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Free Parking is an Affront to ‘History’

June 10, 2012

In a story in the Local titled “Washington Park Residents: Bike Share is an Affront to ‘History,'” just one Washington Park resident is quoted as saying anything of the sort:

“The [kiosk is] much too large and out of place for [this block],” said Wyatt Cheek, who lives on Washington Park. “We just want it to be at a location that doesn’t interfere with [residents].”

The main objection on the block appears to be aesthetic, with residents complaining about the program’s bright blue, bank-logo–covered kiosks.

“The notion of having Citi Bike logos … will go against the [landmark] character,” said Mr. Cheek.

The truth of the matter is that by the standard raised by this lone resident, very little of what appears on Fort Greene streets fits the historic aesthetic.  I biked through the area on my way home from work on Friday and quickly found examples of vehicles that are wildly out of sync with the brownstone character of this park block.

I’m willing to bet that this van, as much as ad for its owners business as it is a means of transportation, prompted no calls to 311 or the Landmarks Preservation Commission.  Granted, the van itself is not a permanent fixture, but the parking space is; what comes in and out of it fits or does not fit the historic aesthetic to varying degrees that change with each alternate side parking day.  This van could very well be replaced by a Model T from some automobile enthusiast’s collection, but it could also be replaced by the Oscar Meyer Weinermobile.

Remember, bike share stations interfere with the neighborhood’s historic character, but a 1993 POS laden with bumper stickers is in keeping with brownstone Brooklyn’s historic aesthetic, so long as your history only dates back to the Clinton administration.

The truth is that our city streets are lined with dozens upon dozens of corporate logos, from the Chevrolet bowtie to Audi’s four rings.  Granted, none may seem quite as in your face as a big batch of blue bikes, but the cumulative effect of so many small logos on a neighborhood’s character is arguably the same, if historic accuracy is your thing.  I guess it all depends on your point of view; I happen to think that the symmetry of a bike share station filled with bikes is aesthetically pleasing.

Calling bike share stations — or, for that matter, bike lanes — and affront to history ignores the ever-changing nature of our streets and is, I suspect, largely a cover for despair over the loss of private automobile storage on public land.  What really takes parking spaces away from good, honest Brooklyn motorists is not the occasional bike share station or traffic calming project, but cars with out-of-state plates, which made up approximately ten percent of the cars parked near the park when I rode by.  And I’m willing to bet that most of them did not belong to people just visiting for the weekend.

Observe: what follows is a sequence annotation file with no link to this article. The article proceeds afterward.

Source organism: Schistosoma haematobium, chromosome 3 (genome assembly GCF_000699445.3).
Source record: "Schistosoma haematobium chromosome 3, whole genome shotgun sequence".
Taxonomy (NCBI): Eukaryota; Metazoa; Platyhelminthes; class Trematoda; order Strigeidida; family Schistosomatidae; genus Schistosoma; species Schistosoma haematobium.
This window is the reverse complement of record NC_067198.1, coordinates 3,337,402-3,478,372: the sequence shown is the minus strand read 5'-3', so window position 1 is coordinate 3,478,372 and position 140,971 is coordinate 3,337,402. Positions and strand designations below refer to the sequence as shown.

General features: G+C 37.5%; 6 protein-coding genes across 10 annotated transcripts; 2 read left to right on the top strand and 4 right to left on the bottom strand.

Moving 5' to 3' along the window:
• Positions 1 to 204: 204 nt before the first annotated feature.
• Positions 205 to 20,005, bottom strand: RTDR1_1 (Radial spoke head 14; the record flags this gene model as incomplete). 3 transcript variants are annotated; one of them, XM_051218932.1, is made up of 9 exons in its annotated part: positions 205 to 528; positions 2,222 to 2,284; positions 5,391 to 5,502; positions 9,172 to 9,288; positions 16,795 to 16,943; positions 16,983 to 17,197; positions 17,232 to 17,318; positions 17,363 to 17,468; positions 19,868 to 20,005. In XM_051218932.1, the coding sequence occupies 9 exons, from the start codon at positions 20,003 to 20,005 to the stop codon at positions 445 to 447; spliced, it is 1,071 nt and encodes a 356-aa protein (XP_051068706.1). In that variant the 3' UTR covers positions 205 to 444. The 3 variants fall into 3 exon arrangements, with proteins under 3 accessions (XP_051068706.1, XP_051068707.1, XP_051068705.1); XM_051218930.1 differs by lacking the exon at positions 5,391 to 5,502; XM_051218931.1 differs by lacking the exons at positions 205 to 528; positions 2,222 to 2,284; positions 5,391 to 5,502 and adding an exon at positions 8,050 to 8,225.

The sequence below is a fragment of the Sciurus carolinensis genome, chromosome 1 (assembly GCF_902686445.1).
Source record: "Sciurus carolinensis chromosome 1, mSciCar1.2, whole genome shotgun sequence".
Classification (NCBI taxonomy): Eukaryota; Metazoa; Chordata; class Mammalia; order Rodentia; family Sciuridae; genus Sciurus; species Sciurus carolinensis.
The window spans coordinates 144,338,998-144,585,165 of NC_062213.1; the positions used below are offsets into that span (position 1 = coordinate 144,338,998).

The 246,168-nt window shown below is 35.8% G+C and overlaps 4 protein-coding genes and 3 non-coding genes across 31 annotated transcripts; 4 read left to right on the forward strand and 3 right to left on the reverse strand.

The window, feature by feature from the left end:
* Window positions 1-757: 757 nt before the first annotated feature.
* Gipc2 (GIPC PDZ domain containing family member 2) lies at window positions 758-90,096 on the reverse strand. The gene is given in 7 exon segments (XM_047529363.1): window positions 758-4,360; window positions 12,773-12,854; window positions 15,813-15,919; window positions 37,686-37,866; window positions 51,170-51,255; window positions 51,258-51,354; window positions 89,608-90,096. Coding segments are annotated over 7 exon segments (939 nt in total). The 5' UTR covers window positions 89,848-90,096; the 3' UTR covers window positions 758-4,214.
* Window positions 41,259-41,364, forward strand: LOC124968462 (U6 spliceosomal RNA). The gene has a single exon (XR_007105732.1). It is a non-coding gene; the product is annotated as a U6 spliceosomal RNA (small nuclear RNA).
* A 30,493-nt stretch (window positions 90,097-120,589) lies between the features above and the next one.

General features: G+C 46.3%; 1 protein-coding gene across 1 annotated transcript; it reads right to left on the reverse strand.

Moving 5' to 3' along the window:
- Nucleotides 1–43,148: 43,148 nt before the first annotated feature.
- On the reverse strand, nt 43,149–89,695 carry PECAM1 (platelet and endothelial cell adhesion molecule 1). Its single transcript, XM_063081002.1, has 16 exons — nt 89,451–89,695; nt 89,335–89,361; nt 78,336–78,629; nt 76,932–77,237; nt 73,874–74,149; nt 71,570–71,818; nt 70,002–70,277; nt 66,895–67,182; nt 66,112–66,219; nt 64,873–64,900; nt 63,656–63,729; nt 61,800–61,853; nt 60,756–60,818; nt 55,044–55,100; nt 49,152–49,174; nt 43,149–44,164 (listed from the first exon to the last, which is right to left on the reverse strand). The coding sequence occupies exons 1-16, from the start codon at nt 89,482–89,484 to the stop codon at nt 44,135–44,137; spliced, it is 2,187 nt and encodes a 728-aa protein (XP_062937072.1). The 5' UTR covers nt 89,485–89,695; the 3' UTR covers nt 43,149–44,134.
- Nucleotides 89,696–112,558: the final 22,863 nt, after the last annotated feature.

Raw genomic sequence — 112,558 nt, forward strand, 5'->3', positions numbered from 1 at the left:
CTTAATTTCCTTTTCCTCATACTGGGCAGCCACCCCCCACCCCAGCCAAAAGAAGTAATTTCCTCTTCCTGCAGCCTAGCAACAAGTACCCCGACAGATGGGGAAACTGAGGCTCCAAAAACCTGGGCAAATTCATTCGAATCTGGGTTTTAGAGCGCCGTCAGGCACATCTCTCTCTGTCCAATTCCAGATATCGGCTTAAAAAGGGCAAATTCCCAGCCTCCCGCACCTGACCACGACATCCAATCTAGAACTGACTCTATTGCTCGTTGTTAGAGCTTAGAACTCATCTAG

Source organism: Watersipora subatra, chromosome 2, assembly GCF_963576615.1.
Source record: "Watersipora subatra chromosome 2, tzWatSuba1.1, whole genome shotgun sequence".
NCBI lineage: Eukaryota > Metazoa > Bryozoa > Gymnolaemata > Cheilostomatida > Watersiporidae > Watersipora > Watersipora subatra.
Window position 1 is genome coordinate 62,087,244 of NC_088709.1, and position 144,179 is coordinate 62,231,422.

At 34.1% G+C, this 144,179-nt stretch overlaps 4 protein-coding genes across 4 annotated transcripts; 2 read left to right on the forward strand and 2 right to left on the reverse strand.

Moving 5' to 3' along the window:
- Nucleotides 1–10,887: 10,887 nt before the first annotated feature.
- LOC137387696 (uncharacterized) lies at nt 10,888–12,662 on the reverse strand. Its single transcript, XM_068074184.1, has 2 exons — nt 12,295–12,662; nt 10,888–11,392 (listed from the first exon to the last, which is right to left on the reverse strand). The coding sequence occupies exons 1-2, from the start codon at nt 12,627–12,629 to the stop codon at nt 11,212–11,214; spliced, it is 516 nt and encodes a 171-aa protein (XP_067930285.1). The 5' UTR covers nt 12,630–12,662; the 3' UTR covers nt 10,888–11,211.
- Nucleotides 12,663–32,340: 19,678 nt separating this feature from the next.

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5 Comments
  1. June 11, 2012 6:01 pm

    Bike share kiosks also don’t have really loud radios that rattle your windows, or modified exhaust pipes to let the world know of your machismo. Bike share kiosks are bringing people to the neighborhood to spend money in our shops and restaurants and not having to drive around looking for a parking space. Less IS more!

  2. JarekAF permalink
    June 12, 2012 3:08 pm

    Re: Street Parking and out-of-state plates

    As much as I despise the notion of free street parking, if the City is going to do it, they should at least do it right, especially with Barclays coming.

    Annual permits for residents with an annual fee of about $100. Enough of this out-of-state plate stuff. If you’re going to park here, on the street, for free (notwithstanding residential permit), then you should live here. And if you live here, then get your NYS plates.

    • June 12, 2012 3:46 pm

      I’d even be okay with them charging far less or even nothing for RPPs, so long as the process forced you to register your car in NYS. Why?

      1) NYS would collect needed money from licensing/registration fees.
      2) It would make it more likely that drivers have the legally required minimum insurance requirements for the state in which they live and drive. Florida and Pennsylvania have cheaper requirements, which I suspect is one reason why you see so many FL and PA plates around Brooklyn.

  3. brownstone2 permalink
    June 12, 2012 7:23 pm

    brooklynspoke, good analysis, but you missed a third point.
    Instate NY license plates, but the cars are registered upstate in low priced insurance areas. It’s such a large difference in insurance rates that a few years ago it was cheaper for my 20 year old son to own, insure and use a separate car in Troy NY than to be added as a driver to our one car in Brooklyn. Two cars cheaper than one!

    Another source of income could come from selling daily parking permits to non-resident cars through the new electronic parking kiosks – possibly at off-street parking garage rates. There should be a practical, but not free way, for non-resident cars to visit the neighborhood.

    I am going to bring ear plugs to the public hearings when these fees are being discussed. 😉

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